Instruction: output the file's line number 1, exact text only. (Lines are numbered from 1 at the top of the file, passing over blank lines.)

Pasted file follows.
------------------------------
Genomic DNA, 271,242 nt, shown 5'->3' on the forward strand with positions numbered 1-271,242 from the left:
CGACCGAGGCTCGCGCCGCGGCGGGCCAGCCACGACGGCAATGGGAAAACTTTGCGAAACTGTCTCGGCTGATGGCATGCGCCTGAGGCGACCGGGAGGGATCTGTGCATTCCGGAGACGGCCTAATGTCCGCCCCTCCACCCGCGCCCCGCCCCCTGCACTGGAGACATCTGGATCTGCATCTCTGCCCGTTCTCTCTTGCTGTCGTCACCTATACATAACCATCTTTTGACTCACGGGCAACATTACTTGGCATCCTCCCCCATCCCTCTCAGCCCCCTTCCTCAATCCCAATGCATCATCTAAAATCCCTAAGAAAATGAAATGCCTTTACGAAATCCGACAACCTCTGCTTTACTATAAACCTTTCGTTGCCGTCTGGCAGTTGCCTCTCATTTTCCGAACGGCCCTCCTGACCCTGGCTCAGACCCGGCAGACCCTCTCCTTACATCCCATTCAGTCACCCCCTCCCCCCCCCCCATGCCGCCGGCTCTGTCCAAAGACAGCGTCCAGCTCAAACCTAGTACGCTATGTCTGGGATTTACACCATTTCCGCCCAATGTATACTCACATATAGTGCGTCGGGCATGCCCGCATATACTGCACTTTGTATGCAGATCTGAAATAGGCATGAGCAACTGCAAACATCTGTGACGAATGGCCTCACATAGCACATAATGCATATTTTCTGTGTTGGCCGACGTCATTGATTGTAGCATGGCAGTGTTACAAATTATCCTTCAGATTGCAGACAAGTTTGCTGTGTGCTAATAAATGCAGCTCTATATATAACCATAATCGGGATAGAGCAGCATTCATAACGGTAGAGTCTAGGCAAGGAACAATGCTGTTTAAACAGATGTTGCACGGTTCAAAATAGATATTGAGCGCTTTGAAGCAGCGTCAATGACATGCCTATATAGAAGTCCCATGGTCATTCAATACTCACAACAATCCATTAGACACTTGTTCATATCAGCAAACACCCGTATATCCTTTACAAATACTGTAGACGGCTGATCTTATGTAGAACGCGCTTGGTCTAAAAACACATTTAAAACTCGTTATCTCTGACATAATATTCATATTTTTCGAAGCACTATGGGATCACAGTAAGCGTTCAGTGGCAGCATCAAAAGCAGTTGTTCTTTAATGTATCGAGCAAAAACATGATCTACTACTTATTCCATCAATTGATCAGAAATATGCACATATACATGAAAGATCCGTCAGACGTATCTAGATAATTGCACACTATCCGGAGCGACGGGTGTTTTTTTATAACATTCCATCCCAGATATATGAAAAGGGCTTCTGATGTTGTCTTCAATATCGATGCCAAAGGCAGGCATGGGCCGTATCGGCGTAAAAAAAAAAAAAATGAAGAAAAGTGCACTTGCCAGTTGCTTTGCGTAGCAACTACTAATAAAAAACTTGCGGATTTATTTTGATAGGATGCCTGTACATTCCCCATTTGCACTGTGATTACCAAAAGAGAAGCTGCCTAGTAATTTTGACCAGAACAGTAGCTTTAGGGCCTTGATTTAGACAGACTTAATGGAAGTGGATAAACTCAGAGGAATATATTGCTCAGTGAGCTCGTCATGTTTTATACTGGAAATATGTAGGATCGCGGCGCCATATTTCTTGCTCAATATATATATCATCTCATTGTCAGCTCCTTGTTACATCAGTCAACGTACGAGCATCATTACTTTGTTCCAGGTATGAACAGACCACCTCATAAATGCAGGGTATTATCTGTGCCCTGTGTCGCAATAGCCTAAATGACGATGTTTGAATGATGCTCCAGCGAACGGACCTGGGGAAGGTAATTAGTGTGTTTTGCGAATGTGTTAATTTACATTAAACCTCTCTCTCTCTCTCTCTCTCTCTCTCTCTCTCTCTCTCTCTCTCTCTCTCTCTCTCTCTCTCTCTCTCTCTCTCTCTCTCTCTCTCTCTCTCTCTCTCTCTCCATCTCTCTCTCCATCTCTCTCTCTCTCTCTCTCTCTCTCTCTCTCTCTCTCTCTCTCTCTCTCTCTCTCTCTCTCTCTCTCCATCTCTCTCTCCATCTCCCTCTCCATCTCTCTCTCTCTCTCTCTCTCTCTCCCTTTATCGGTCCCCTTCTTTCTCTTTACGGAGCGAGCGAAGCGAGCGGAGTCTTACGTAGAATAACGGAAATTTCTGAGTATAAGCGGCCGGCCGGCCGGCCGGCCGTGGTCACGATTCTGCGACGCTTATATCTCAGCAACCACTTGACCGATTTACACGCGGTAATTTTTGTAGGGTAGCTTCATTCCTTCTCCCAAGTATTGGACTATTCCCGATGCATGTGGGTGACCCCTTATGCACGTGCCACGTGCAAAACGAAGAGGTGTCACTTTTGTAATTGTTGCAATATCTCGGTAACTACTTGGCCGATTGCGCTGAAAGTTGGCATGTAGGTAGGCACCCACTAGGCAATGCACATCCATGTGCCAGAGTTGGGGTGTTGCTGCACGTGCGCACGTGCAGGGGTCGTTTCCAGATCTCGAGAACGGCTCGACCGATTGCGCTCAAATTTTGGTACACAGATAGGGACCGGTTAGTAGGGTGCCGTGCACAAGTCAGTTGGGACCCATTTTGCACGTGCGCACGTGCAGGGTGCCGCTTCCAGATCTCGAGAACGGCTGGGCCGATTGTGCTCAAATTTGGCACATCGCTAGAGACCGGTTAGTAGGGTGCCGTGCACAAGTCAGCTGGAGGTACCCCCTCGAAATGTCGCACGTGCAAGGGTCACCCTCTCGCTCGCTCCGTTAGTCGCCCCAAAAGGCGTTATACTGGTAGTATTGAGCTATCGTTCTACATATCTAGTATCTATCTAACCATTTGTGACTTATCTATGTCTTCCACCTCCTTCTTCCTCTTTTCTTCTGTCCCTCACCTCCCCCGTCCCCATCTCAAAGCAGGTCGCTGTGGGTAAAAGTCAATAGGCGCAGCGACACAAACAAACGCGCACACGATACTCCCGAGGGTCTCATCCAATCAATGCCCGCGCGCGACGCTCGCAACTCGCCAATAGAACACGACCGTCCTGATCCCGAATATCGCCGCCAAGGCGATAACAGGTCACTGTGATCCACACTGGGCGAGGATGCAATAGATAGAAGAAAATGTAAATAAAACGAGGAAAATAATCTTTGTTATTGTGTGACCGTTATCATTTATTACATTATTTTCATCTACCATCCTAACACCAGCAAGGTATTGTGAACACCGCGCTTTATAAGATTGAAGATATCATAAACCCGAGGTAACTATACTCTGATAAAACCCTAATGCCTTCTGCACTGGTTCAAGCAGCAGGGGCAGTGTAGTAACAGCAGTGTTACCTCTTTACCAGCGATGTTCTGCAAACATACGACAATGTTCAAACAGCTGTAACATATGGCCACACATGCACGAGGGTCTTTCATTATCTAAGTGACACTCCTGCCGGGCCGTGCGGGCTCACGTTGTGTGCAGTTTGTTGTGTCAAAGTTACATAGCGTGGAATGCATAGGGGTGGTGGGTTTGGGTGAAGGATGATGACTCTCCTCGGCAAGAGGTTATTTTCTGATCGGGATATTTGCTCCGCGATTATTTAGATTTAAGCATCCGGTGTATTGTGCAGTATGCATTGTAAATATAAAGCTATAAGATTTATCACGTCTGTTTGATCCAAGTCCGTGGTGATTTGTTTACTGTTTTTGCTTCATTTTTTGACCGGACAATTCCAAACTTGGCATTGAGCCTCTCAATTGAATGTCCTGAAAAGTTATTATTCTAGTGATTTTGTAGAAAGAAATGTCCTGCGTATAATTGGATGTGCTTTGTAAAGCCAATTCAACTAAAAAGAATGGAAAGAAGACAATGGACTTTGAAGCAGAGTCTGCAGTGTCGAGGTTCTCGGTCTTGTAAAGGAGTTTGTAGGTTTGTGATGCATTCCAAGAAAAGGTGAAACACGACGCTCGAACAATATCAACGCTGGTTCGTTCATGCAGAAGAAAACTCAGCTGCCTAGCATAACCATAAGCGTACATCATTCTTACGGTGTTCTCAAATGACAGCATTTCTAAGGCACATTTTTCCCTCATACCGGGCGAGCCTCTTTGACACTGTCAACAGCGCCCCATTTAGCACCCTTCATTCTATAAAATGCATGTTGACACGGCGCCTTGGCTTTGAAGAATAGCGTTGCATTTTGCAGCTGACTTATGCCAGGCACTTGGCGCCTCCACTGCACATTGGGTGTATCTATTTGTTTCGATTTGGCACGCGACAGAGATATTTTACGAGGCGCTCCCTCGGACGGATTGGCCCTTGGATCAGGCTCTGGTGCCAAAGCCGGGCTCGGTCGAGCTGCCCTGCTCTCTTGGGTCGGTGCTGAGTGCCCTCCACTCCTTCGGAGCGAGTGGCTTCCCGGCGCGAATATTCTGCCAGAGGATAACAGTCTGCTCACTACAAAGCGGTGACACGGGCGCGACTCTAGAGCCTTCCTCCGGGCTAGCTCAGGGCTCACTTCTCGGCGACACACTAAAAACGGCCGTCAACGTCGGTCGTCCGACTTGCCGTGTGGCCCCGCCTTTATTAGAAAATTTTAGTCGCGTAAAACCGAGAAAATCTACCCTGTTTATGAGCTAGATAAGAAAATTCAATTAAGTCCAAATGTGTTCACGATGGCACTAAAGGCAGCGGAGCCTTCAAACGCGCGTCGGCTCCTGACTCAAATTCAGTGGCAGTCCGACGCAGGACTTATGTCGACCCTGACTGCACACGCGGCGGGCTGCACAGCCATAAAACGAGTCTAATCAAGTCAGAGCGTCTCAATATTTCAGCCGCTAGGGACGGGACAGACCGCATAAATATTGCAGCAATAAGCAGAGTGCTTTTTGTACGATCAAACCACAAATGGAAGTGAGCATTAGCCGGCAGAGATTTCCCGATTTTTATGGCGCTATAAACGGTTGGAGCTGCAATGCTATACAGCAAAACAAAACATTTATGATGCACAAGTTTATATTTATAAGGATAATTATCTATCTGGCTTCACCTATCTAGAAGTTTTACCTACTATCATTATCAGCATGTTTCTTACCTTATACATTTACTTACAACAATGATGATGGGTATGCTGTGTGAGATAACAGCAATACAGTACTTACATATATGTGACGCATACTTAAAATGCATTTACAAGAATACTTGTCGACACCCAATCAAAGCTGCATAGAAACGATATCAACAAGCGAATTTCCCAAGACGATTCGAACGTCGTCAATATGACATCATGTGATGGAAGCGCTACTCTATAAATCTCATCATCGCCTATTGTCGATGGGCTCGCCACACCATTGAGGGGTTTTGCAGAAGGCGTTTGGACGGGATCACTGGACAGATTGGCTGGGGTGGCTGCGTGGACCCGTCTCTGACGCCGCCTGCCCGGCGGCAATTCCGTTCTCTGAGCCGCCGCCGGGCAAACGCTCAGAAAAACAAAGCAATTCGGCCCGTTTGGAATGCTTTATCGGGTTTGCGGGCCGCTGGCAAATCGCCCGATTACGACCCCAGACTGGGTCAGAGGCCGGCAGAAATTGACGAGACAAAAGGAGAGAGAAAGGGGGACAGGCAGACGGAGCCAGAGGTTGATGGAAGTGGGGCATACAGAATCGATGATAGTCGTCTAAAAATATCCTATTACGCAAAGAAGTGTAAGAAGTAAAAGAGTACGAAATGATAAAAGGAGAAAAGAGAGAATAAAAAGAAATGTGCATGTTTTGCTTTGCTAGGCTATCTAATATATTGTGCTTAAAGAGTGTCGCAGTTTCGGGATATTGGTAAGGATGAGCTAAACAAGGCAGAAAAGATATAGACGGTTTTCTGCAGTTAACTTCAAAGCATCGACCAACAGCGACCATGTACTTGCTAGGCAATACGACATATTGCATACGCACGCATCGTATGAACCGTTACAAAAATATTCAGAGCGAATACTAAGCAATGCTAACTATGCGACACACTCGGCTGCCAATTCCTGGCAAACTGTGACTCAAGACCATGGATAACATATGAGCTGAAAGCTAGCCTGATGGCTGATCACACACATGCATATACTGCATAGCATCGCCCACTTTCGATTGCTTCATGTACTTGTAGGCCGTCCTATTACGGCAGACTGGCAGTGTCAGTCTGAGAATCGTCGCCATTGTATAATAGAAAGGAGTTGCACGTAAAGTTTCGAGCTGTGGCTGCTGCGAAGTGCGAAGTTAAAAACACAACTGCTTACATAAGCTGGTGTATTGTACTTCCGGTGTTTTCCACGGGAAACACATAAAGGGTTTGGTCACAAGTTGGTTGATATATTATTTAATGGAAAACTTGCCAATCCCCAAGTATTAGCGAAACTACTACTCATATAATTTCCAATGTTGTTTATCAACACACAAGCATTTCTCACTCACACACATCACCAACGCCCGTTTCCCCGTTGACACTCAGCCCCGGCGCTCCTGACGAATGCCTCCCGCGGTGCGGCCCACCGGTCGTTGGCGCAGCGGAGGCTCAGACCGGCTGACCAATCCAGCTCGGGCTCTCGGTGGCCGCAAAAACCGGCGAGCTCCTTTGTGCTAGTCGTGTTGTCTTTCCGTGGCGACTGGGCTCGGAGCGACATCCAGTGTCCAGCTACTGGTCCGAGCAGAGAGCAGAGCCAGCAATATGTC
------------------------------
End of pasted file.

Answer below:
Genomic DNA, 271,242 nt, shown 5'->3' on the forward strand with positions numbered 1-271,242 from the left: